The US sent China 34,713t of squid worth $92.8m in 2017, nearly half of its overall 71,165t squid export volume and more than half of its $181.9m overall export value, based on National Oceanic and Atmospheric Administration data (NOAA).

By comparison, the second and third largest markets for US squid are Vietnam, which imported 8,855t worth $25.4m last year, and Japan, which imported 8,055t worth $21.5m.

‘We’re all dazed and confused here’

In particular, it’s the California market squid (Doryteuthis loligo opalescens) that the Chinese love. China imports roughly 70% of the 107,048 metric tons of the species caught off the California coast, estimates Joe Cappuccio, founder and president of Del Mar Seafoods, the US’ largest harvester and processor of the species.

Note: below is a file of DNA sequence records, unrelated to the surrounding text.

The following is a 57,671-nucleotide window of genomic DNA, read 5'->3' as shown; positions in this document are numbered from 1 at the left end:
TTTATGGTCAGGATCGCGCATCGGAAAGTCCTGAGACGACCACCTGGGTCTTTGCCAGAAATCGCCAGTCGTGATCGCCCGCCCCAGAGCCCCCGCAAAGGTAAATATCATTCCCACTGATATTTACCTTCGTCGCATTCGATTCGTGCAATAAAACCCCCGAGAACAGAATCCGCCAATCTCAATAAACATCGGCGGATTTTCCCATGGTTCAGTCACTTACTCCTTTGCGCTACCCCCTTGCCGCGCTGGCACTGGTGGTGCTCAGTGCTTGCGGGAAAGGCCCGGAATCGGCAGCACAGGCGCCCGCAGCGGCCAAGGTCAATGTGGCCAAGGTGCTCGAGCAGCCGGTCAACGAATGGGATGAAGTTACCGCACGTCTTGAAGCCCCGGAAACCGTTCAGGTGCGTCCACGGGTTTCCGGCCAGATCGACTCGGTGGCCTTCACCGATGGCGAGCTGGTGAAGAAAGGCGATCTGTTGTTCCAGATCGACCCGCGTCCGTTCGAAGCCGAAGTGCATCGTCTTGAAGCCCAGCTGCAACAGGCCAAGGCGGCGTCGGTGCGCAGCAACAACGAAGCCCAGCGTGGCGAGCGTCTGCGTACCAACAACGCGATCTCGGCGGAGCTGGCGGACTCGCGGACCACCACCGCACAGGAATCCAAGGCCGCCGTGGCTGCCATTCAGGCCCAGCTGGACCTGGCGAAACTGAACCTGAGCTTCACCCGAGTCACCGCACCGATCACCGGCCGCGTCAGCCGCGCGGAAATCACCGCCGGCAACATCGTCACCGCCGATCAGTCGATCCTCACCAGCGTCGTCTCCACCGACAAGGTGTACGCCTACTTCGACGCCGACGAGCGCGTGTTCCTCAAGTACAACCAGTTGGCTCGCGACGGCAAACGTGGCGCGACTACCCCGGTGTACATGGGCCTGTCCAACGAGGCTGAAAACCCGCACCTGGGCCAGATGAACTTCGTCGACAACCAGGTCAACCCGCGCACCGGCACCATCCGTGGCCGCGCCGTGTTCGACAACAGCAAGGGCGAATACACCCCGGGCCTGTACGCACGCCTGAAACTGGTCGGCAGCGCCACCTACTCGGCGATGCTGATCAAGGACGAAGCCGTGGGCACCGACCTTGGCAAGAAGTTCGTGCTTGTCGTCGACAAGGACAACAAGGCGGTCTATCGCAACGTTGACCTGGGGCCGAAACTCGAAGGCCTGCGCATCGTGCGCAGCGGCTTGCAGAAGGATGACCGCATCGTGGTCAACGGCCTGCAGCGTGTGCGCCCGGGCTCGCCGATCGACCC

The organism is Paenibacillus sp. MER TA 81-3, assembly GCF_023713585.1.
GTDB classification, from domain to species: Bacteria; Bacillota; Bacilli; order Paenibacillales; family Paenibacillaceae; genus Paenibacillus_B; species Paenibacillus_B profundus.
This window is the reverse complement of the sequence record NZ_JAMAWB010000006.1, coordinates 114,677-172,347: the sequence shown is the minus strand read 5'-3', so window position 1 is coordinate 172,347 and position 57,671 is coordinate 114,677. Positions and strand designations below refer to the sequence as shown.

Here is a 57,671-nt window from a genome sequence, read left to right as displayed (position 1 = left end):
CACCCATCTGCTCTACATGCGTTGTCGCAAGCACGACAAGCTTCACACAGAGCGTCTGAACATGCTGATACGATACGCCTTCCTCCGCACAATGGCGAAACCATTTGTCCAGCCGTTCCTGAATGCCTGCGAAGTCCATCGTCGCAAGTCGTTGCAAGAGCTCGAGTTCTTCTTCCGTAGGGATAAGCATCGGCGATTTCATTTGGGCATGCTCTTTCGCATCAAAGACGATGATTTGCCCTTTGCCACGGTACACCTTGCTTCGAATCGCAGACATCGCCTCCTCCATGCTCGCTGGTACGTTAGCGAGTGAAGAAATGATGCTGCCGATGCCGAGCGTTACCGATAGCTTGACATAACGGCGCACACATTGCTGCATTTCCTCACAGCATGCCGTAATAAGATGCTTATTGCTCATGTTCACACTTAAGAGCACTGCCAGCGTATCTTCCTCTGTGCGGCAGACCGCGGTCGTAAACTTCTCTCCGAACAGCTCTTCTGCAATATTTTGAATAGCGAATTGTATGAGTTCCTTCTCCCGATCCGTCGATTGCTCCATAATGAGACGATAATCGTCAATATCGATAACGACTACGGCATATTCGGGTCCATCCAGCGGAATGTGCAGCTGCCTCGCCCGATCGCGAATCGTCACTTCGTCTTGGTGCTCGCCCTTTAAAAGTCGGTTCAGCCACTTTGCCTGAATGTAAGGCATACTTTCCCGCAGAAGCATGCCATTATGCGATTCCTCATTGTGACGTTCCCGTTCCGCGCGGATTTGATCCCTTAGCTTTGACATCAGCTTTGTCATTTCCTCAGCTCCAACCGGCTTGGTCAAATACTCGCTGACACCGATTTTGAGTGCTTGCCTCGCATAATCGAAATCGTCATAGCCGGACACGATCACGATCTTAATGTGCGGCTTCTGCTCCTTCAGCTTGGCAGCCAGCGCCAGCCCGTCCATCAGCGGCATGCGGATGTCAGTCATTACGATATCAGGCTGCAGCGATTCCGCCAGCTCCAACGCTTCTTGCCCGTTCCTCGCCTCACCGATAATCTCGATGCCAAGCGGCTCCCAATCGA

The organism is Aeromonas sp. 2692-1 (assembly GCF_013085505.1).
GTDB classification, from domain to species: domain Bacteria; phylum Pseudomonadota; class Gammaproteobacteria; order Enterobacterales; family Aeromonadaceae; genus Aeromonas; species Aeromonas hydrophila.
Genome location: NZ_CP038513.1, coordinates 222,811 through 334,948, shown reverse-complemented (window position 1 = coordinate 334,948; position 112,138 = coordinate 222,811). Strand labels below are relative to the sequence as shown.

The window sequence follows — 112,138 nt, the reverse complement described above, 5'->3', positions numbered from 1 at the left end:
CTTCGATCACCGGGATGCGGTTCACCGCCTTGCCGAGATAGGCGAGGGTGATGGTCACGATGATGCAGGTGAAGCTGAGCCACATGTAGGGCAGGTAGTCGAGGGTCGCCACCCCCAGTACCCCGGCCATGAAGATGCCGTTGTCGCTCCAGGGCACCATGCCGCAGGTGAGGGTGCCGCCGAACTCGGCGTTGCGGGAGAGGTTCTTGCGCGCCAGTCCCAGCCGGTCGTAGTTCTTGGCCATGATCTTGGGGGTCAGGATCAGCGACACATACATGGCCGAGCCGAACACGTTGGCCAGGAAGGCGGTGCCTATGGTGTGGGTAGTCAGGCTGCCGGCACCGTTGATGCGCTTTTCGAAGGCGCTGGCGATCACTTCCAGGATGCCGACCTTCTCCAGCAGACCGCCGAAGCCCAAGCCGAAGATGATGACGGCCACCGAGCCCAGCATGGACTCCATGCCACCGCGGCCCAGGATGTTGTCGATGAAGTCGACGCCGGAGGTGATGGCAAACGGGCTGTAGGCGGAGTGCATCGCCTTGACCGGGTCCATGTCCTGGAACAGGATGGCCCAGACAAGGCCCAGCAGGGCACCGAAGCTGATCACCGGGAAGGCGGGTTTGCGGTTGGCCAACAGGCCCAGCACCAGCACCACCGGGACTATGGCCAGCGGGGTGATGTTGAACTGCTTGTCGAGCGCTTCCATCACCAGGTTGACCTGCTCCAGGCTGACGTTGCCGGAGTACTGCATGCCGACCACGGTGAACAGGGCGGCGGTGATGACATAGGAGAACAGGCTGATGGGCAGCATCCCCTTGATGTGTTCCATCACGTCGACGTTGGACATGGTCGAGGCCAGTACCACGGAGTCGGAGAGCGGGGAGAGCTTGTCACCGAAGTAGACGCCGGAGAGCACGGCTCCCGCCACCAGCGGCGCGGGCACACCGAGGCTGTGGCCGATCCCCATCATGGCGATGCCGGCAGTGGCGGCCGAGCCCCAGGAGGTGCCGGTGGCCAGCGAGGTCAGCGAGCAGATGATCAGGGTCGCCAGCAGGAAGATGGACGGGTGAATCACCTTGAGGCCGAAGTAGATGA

Smaller and less expensive than most other squid, the California market squid can reach a total “tube length” of 28 cm, though a more typical size is 10 to 15 cm. They live just six to nine months, dying shortly after they reproduce, but are known for being able to handle a high amount of fishing pressure.

The California squid fishery was started in 1863 by Chinese immigrants, who used torches at night to attract them and skiffs to encircle a net around them. Today they’re caught by purse seiners and light boats who still use lights to draw them in.

When it comes to consuming the creature, “there is no substitute for California squid”, Reichle said. “The person that goes to a restaurant in China and orders a lobster is not the same person that orders squid. The squid, in China, is eaten by everyone, regardless of income level.”